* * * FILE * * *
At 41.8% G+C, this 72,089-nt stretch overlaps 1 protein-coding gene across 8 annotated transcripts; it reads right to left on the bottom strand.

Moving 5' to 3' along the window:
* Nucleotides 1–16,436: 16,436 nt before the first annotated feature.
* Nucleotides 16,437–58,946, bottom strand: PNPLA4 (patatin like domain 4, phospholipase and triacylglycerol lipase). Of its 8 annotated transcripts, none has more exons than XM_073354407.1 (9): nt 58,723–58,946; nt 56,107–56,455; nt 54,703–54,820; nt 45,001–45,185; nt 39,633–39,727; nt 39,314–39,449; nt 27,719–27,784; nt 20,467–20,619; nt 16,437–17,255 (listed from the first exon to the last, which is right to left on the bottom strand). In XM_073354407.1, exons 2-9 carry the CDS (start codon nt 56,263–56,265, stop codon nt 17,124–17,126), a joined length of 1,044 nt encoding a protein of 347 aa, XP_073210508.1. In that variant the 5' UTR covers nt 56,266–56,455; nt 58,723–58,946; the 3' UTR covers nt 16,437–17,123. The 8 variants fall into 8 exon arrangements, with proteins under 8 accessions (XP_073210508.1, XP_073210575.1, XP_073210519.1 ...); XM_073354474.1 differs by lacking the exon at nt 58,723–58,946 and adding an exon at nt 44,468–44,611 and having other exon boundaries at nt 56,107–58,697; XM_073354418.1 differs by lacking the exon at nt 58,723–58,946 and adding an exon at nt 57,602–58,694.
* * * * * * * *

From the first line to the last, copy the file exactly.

At 41.8% G+C, this 72,089-nt stretch overlaps 1 protein-coding gene across 8 annotated transcripts; it reads right to left on the bottom strand.

Moving 5' to 3' along the window:
* Nucleotides 1–16,436: 16,436 nt before the first annotated feature.
* Nucleotides 16,437–58,946, bottom strand: PNPLA4 (patatin like domain 4, phospholipase and triacylglycerol lipase). Of its 8 annotated transcripts, none has more exons than XM_073354407.1 (9): nt 58,723–58,946; nt 56,107–56,455; nt 54,703–54,820; nt 45,001–45,185; nt 39,633–39,727; nt 39,314–39,449; nt 27,719–27,784; nt 20,467–20,619; nt 16,437–17,255 (listed from the first exon to the last, which is right to left on the bottom strand). In XM_073354407.1, exons 2-9 carry the CDS (start codon nt 56,263–56,265, stop codon nt 17,124–17,126), a joined length of 1,044 nt encoding a protein of 347 aa, XP_073210508.1. In that variant the 5' UTR covers nt 56,266–56,455; nt 58,723–58,946; the 3' UTR covers nt 16,437–17,123. The 8 variants fall into 8 exon arrangements, with proteins under 8 accessions (XP_073210508.1, XP_073210575.1, XP_073210519.1 ...); XM_073354474.1 differs by lacking the exon at nt 58,723–58,946 and adding an exon at nt 44,468–44,611 and having other exon boundaries at nt 56,107–58,697; XM_073354418.1 differs by lacking the exon at nt 58,723–58,946 and adding an exon at nt 57,602–58,694.